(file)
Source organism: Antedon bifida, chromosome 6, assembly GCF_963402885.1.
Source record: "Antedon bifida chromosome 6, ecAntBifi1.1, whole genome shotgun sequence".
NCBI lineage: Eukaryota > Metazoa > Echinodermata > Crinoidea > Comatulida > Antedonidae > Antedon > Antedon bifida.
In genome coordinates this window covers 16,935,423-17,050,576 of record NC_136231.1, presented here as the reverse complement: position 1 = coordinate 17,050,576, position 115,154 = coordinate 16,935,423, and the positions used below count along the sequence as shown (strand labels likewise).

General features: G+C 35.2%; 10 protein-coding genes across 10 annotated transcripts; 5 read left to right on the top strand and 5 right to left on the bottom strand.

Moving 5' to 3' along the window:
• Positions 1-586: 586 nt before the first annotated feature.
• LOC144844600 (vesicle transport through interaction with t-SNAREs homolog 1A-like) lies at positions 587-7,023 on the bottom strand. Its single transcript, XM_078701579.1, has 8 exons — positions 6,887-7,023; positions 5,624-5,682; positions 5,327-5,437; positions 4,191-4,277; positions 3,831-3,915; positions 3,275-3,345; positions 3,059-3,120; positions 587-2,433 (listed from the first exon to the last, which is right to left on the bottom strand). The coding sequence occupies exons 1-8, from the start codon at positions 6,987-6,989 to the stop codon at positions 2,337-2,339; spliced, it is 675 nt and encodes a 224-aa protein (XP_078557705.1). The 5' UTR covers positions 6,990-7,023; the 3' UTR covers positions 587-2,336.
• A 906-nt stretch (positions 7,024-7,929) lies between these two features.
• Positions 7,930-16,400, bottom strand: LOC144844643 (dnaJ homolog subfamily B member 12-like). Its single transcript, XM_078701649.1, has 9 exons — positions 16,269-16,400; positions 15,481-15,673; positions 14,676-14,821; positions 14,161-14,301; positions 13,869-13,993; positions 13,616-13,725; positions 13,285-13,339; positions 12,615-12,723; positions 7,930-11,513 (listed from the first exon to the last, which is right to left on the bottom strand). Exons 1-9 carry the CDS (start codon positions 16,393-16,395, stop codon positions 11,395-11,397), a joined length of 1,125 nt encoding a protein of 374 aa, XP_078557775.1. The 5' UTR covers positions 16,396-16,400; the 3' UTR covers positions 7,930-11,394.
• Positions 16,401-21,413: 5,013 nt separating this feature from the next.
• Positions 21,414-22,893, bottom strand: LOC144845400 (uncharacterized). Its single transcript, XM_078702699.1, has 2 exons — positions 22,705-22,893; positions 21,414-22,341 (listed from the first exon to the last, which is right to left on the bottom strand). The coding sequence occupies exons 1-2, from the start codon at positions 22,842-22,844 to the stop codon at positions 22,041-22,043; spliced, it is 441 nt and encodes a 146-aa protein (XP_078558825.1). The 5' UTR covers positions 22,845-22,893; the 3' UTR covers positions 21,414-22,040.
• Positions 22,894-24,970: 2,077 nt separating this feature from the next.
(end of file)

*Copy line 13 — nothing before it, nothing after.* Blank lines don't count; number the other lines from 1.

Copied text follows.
• Positions 22,894-24,970: 2,077 nt separating this feature from the next.